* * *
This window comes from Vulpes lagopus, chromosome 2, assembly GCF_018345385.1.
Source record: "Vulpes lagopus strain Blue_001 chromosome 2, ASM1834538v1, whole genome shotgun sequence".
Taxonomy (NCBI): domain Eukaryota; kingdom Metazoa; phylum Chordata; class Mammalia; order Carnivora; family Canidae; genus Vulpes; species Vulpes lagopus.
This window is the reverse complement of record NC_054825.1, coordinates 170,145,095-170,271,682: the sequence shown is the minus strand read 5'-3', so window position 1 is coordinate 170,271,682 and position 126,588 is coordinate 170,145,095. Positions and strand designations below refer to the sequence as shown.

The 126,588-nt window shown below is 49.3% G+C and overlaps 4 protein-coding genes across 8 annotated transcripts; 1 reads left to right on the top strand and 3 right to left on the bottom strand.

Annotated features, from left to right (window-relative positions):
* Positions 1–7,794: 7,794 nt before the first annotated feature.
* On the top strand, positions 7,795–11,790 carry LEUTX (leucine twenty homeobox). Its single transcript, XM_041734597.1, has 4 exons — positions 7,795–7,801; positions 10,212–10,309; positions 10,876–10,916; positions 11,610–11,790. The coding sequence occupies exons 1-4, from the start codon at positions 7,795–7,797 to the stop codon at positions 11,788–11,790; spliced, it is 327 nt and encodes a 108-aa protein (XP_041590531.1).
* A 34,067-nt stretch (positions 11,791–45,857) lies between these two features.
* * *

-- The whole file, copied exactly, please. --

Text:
This window comes from Vulpes lagopus, chromosome 2, assembly GCF_018345385.1.
Source record: "Vulpes lagopus strain Blue_001 chromosome 2, ASM1834538v1, whole genome shotgun sequence".
Taxonomy (NCBI): domain Eukaryota; kingdom Metazoa; phylum Chordata; class Mammalia; order Carnivora; family Canidae; genus Vulpes; species Vulpes lagopus.
This window is the reverse complement of record NC_054825.1, coordinates 170,145,095-170,271,682: the sequence shown is the minus strand read 5'-3', so window position 1 is coordinate 170,271,682 and position 126,588 is coordinate 170,145,095. Positions and strand designations below refer to the sequence as shown.

The 126,588-nt window shown below is 49.3% G+C and overlaps 4 protein-coding genes across 8 annotated transcripts; 1 reads left to right on the top strand and 3 right to left on the bottom strand.

Annotated features, from left to right (window-relative positions):
* Positions 1–7,794: 7,794 nt before the first annotated feature.
* On the top strand, positions 7,795–11,790 carry LEUTX (leucine twenty homeobox). Its single transcript, XM_041734597.1, has 4 exons — positions 7,795–7,801; positions 10,212–10,309; positions 10,876–10,916; positions 11,610–11,790. The coding sequence occupies exons 1-4, from the start codon at positions 7,795–7,797 to the stop codon at positions 11,788–11,790; spliced, it is 327 nt and encodes a 108-aa protein (XP_041590531.1).
* A 34,067-nt stretch (positions 11,791–45,857) lies between these two features.